Guest Columnist

John Richard Schrock


Off to School?

 

Teacher morale is at its lowest point since the pandemic began, according to data reported from the Education Week Research Center. It appears that about half of the nation's schools have at least some students returning to classrooms and about 90 percent of districts are requiring teachers to wear face coverings. Reports indicate that elementary students are adapting well, wearing their masks without complaint and often with enthusiasm. They are eagerly washing their hands too.
 
    But for teachers, speaking through a mask makes having a "teacher's voice" particularly important. 
 
    Many elementary teachers are also using more gestures.  Many teachers naturally use gestures and we often joke that they would go silent if they had to sit on their hands. But good teachers realize that we all converse with our hands and our eyes and our body posture. We have innate or unschooled gestures that are "homesigns" as described by University of Chicago Professor Susan Goldin-Meadow. She saw how a deaf child who had not learned sign language nevertheless used richly meaningful gestures that were natural and understandable.
 
    Homesign gestures are nouns and verbs and possess the "universal properties of language." Sometimes you see a person walking alone but speaking into a cell phone and gesturing to a listener who will never see it. This is "co-speech gesturing" that we naturally provide even if our listener cannot see it. When they can, it adds visual richness. 

    Teachers also realize "When we are excited, our students are excited." And it comes as much from our visual expression as from our speech. This is the richness of face-to-face classroom communication. But you have to be in the presence of the speaker. Going through media dampens students' perception.

Compare sitting at a ball game in the enthusiastic cheering crowd versus watching on ESPN where the view is actually better but the atmosphere is not as electric. It is the high resolution gestures that we can read by "being there" that provides greater understanding and empathy and exultation. Lack of resolution in co-speech gesturing is but one of many deficiencies of inferior online learning. 

    For some teachers whose "teacher's voice" is too soft, some are using a headset microphone outside the mask. Teachers are discovering they need to have several masks in order to change out when one gets wet. Speaking through a mask can also cause dehydration; teachers learn to step out to drop the mask to take a drink.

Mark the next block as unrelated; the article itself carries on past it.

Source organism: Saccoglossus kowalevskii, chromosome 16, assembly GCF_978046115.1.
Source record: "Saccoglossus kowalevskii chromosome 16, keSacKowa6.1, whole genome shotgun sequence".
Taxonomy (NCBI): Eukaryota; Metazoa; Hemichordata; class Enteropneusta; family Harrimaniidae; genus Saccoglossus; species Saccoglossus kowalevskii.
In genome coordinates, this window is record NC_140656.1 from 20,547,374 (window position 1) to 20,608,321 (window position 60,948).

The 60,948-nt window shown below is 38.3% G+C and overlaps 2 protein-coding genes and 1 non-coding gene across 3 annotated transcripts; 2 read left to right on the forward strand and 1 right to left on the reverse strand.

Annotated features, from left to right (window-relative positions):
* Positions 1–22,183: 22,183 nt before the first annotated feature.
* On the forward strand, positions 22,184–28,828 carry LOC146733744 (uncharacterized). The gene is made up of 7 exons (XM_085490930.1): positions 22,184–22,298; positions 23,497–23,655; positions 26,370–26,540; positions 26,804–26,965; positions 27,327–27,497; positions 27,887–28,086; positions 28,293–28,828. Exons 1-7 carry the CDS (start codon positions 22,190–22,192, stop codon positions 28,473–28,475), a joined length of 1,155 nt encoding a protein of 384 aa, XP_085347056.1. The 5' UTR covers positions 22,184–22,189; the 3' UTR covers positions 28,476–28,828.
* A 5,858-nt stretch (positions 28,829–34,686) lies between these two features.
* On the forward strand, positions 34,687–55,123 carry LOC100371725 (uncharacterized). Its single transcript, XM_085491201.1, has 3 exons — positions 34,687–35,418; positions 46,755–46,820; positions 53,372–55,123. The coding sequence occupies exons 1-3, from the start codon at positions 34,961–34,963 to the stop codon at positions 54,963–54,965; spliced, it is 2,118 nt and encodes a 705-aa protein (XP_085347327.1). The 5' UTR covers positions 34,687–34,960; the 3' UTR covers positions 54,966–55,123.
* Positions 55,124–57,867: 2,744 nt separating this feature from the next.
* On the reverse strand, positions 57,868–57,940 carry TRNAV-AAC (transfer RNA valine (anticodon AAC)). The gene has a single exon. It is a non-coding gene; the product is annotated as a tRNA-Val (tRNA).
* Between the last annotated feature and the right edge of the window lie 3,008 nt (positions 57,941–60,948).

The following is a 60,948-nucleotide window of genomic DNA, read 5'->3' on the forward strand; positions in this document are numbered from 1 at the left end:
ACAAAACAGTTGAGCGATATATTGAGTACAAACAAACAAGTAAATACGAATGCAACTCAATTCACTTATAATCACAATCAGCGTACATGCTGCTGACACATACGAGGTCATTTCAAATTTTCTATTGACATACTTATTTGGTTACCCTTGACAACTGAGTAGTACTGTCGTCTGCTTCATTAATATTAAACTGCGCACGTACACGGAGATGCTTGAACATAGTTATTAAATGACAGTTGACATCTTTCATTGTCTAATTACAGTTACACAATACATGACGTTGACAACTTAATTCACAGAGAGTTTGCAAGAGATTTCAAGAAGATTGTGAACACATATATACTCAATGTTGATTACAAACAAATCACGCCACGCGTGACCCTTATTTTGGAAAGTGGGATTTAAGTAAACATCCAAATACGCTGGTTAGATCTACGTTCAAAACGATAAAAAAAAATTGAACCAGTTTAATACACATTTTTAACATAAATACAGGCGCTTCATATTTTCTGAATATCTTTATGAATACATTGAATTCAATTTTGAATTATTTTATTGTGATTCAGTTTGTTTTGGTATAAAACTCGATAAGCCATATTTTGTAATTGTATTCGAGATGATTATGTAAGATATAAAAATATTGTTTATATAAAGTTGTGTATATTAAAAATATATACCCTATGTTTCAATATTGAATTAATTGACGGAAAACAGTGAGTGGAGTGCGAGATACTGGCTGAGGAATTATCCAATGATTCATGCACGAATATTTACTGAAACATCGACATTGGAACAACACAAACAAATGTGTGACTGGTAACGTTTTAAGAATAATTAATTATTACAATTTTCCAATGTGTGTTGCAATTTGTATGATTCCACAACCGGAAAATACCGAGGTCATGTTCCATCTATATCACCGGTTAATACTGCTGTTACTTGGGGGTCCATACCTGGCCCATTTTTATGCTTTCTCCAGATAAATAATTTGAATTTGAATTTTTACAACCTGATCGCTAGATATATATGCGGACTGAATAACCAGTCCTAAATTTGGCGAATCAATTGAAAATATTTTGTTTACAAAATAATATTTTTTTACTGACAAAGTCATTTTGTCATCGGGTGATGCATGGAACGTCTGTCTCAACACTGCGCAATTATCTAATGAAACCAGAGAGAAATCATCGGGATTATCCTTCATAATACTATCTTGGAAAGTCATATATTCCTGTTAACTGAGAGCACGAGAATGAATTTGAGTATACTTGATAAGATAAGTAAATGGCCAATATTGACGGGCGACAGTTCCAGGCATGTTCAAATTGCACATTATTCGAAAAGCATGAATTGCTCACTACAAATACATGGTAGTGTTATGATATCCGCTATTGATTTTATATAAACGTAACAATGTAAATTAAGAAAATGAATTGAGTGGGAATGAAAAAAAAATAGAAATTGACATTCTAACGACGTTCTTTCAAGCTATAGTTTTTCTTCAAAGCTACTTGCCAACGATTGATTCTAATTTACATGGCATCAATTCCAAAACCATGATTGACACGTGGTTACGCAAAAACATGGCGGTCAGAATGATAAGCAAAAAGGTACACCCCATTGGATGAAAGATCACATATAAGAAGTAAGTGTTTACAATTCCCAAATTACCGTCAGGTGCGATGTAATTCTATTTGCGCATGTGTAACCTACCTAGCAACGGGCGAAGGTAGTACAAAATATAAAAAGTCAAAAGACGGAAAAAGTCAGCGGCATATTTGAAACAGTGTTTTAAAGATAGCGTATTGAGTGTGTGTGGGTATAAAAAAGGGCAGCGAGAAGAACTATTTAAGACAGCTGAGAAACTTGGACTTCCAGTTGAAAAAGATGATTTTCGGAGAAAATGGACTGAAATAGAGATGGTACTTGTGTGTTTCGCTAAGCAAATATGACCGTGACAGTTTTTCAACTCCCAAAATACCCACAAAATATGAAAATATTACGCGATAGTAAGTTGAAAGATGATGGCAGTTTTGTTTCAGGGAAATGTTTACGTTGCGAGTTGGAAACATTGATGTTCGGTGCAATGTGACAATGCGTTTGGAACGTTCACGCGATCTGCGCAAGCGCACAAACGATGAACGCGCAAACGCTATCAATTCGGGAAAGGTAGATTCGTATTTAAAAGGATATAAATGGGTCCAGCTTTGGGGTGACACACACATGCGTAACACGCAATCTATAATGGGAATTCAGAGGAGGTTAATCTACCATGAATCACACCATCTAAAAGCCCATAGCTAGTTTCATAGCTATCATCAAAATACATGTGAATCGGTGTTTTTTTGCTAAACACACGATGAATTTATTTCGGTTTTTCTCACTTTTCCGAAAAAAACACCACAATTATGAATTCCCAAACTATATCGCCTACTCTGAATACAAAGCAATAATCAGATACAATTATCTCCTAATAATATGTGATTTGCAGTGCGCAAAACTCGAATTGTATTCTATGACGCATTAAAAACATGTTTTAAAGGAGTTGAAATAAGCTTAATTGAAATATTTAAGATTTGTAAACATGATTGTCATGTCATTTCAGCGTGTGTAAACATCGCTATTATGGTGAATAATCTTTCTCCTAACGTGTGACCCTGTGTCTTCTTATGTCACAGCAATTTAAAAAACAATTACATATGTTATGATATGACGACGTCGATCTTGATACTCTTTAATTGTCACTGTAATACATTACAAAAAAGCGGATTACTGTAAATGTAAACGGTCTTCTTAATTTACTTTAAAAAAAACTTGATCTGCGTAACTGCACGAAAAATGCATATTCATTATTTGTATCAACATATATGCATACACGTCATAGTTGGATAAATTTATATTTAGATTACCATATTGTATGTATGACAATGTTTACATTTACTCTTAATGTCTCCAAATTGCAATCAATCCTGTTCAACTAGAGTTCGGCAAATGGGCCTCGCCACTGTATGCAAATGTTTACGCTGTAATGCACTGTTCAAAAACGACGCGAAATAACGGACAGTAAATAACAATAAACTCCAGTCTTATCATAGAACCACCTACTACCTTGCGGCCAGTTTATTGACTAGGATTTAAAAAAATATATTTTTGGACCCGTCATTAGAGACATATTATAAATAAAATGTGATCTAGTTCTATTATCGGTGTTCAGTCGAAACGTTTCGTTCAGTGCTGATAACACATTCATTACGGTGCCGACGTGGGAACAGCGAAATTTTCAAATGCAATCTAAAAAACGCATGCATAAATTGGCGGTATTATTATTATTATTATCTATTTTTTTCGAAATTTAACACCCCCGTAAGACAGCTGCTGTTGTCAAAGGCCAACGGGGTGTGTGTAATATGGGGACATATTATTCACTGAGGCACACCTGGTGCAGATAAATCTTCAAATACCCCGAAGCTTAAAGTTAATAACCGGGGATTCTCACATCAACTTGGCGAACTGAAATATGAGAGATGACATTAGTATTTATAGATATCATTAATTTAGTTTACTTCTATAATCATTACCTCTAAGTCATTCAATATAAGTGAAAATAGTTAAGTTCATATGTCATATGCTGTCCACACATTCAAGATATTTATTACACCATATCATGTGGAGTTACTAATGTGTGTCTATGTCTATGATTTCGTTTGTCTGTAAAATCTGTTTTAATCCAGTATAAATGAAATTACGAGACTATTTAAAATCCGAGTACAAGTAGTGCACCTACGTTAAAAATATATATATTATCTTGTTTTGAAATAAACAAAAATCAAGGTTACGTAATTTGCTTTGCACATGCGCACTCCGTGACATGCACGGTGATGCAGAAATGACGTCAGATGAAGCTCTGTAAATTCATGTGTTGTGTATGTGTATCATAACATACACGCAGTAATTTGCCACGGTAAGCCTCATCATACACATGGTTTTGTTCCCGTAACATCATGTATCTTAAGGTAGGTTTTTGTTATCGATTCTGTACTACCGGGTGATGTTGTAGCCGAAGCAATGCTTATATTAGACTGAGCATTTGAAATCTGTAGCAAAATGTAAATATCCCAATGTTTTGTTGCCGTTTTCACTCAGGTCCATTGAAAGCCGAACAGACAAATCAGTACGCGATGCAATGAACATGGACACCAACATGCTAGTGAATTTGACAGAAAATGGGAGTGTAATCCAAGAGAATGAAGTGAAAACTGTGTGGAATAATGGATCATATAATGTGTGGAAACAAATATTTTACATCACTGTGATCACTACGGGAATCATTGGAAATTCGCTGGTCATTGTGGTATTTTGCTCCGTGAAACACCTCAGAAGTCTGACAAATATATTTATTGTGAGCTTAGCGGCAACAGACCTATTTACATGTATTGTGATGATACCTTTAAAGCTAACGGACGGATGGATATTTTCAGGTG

For those students that must study from home, the fiasco of this last spring has clearly shown that anytime-anywhere asynchronous learning is abysmal. Those who taught during the 1970s experiment with the much hyped television education know it failed miserably. Today's teachers know that only "live screen time" or being "together" online with the teacher in real time is a little more engaging. But it is nowhere as good as being physically present in class. 

    For those students watching a screen at home, "Zoom fatigue" has become a major limitation. Honest teachers clearly recognize that the attention span on a screen is limited and far less than engagement in a real classroom.
 
    And it is the hugs that young elementary students miss. That is hard to simulate. Cardboard cut-out "fake hands" or waving to friends from a distance just isn't the same. 

    But K-12 teachers are "in loco parentis" or function "in the place of the parent" and have a jurisdiction over students. 

    Universities have less jurisdiction over their students, especially off-campus. However, many college students are aware that their safety depends on their classmates not participating in high risk behaviors. Off-campus beer parties are becoming a source of asymptomatic transmission. While the risk of serious COVID-19 infection is less the younger the student, hospitalizations occur and in turn endanger healthcare workers both young and old. And non-traditional students coming back for advanced degrees are older and more at-risk. 

    So some college students who are alert to these dangerous behaviors are "virus snitching" on their irresponsible classmates. And that is a good thing.